Garland overturns Sessions opinion, allows immigration judges to pause deportation proceedings
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Attorney General Merrick Garland issued an opinion Thursday recognizing the ability of immigration judges to administratively close a removal proceeding, which effectively removes a deportation case from the docket without technically disposing of the case.
The opinion overturned a previous one from then-Attorney General Jeff Sessions in a case known as the Matter of Castro-Tum, where Sessions held that there was no legal authority to administratively close such a case, as had previously been done. The Justice Department, in December 2020, issued a rule reflecting that position, but that was soon blocked on the grounds that it did not follow the rule-making process set by the Administrative Procedure Act.
“Because Castro-Tum departed from long-standing practice, it is appropriate to overrule that opinion in its entirety and restore administrative closure pending the reconsideration of the 2020 rule through notice-and-comment rulemaking, which will ‘afford all interested parties a full and fair opportunity to participate and ensure that the relevant facts and analysis are collected and evaluated,’” Garland wrote.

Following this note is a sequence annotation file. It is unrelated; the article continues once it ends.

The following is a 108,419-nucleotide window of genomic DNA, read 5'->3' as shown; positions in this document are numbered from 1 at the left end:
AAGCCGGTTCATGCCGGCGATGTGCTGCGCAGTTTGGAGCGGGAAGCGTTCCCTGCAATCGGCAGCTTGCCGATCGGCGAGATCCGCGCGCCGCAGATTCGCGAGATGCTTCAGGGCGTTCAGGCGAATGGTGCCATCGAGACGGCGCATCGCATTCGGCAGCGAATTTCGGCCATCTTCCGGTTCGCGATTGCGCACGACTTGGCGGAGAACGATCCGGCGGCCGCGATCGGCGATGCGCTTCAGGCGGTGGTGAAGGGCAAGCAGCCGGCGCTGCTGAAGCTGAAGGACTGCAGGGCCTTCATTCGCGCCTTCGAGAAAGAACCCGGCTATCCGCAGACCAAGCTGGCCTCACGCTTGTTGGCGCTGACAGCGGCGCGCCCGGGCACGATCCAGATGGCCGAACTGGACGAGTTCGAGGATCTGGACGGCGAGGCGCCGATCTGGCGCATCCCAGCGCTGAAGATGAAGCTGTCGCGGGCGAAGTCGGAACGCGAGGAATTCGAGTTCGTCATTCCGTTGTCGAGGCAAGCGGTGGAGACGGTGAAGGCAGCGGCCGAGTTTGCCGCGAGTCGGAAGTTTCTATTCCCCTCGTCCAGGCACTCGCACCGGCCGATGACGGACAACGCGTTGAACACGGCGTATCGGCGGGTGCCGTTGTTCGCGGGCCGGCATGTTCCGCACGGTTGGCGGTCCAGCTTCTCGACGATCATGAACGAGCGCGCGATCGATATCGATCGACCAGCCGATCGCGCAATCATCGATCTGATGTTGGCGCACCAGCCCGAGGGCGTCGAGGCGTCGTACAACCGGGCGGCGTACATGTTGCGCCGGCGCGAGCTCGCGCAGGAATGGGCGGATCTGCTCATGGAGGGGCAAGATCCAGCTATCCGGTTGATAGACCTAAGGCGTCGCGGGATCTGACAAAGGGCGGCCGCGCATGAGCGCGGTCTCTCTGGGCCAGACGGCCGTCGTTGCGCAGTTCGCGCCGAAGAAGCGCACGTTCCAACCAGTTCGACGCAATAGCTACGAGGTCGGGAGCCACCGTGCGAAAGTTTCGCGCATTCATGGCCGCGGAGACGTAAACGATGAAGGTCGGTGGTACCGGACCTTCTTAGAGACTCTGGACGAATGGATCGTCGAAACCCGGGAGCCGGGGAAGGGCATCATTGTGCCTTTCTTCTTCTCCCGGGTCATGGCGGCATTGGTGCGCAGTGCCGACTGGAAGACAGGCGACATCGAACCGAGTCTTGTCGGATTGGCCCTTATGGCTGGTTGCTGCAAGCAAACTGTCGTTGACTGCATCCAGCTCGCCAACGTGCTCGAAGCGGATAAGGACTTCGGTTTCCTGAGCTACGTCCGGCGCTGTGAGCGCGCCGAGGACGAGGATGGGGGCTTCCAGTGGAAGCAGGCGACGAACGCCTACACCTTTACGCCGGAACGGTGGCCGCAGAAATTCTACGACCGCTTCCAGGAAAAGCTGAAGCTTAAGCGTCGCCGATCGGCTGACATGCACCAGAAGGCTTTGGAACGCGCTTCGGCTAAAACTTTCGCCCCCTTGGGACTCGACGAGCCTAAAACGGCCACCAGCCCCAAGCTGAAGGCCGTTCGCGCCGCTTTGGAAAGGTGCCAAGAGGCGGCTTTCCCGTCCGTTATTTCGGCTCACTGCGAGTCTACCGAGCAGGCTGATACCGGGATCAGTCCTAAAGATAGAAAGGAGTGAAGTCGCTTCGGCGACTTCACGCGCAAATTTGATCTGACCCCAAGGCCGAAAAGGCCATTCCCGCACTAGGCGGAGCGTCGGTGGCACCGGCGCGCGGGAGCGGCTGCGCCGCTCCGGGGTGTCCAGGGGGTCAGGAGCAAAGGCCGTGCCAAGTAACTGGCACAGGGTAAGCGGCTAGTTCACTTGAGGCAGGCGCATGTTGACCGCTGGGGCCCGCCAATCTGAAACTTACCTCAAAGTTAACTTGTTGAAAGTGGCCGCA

Administrative closure, Garland argued, allows for greater flexibility in case management by allowing for cases to be put on hold so that they can more fully focus on other cases.
“It has been used, for example, to pause cases while the United States Citizenship and Immigration Services (USCIS) adjudicates a noncitizen’s pending visa petition, or a noncitizen facing removal on criminal grounds pursues direct appeal or post-conviction relief in criminal court,” Garland said.
Administrative closure, he continued, could also be used to “facilitate the exercise of prosecutorial discretion” by allowing officials to ask judges to take certain cases off the docket.
In the meantime, Garland said, the Trump administration’s rule that attempted to codify Castro-Tum has to go through the proper “notice-and-comment” rulemaking process as part of the Justice Department’s reconsideration of the rule. Garland’s Thursday opinion makes it appear unlikely that they will continue to support the rule.
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